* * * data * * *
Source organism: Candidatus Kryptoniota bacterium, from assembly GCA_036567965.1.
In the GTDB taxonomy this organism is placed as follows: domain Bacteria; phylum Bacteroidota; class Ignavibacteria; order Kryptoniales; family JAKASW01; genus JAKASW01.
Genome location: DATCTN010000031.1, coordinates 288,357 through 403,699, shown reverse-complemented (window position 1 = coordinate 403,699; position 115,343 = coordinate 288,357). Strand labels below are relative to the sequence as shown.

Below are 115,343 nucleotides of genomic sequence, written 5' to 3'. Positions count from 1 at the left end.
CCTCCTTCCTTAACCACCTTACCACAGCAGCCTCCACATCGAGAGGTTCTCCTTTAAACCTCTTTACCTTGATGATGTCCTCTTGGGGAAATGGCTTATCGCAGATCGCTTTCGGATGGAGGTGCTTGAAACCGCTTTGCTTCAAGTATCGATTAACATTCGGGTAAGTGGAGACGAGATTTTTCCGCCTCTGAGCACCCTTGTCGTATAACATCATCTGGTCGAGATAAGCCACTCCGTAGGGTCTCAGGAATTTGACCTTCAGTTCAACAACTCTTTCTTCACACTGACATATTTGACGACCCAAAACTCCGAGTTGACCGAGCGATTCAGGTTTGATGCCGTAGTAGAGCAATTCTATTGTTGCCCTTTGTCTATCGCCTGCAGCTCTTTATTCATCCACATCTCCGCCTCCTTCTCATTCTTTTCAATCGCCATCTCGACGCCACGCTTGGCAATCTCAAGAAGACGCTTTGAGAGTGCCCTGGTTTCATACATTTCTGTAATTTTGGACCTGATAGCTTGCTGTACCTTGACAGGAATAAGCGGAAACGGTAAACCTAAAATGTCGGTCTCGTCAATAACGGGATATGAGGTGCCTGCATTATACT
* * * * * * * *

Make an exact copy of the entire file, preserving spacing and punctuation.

Source organism: Candidatus Kryptoniota bacterium, from assembly GCA_036567965.1.
In the GTDB taxonomy this organism is placed as follows: domain Bacteria; phylum Bacteroidota; class Ignavibacteria; order Kryptoniales; family JAKASW01; genus JAKASW01.
Genome location: DATCTN010000031.1, coordinates 288,357 through 403,699, shown reverse-complemented (window position 1 = coordinate 403,699; position 115,343 = coordinate 288,357). Strand labels below are relative to the sequence as shown.

Below are 115,343 nucleotides of genomic sequence, written 5' to 3'. Positions count from 1 at the left end.
CCTCCTTCCTTAACCACCTTACCACAGCAGCCTCCACATCGAGAGGTTCTCCTTTAAACCTCTTTACCTTGATGATGTCCTCTTGGGGAAATGGCTTATCGCAGATCGCTTTCGGATGGAGGTGCTTGAAACCGCTTTGCTTCAAGTATCGATTAACATTCGGGTAAGTGGAGACGAGATTTTTCCGCCTCTGAGCACCCTTGTCGTATAACATCATCTGGTCGAGATAAGCCACTCCGTAGGGTCTCAGGAATTTGACCTTCAGTTCAACAACTCTTTCTTCACACTGACATATTTGACGACCCAAAACTCCGAGTTGACCGAGCGATTCAGGTTTGATGCCGTAGTAGAGCAATTCTATTGTTGCCCTTTGTCTATCGCCTGCAGCTCTTTATTCATCCACATCTCCGCCTCCTTCTCATTCTTTTCAATCGCCATCTCGACGCCACGCTTGGCAATCTCAAGAAGACGCTTTGAGAGTGCCCTGGTTTCATACATTTCTGTAATTTTGGACCTGATAGCTTGCTGTACCTTGACAGGAATAAGCGGAAACGGTAAACCTAAAATGTCGGTCTCGTCAATAACGGGATATGAGGTGCCTGCATTATACT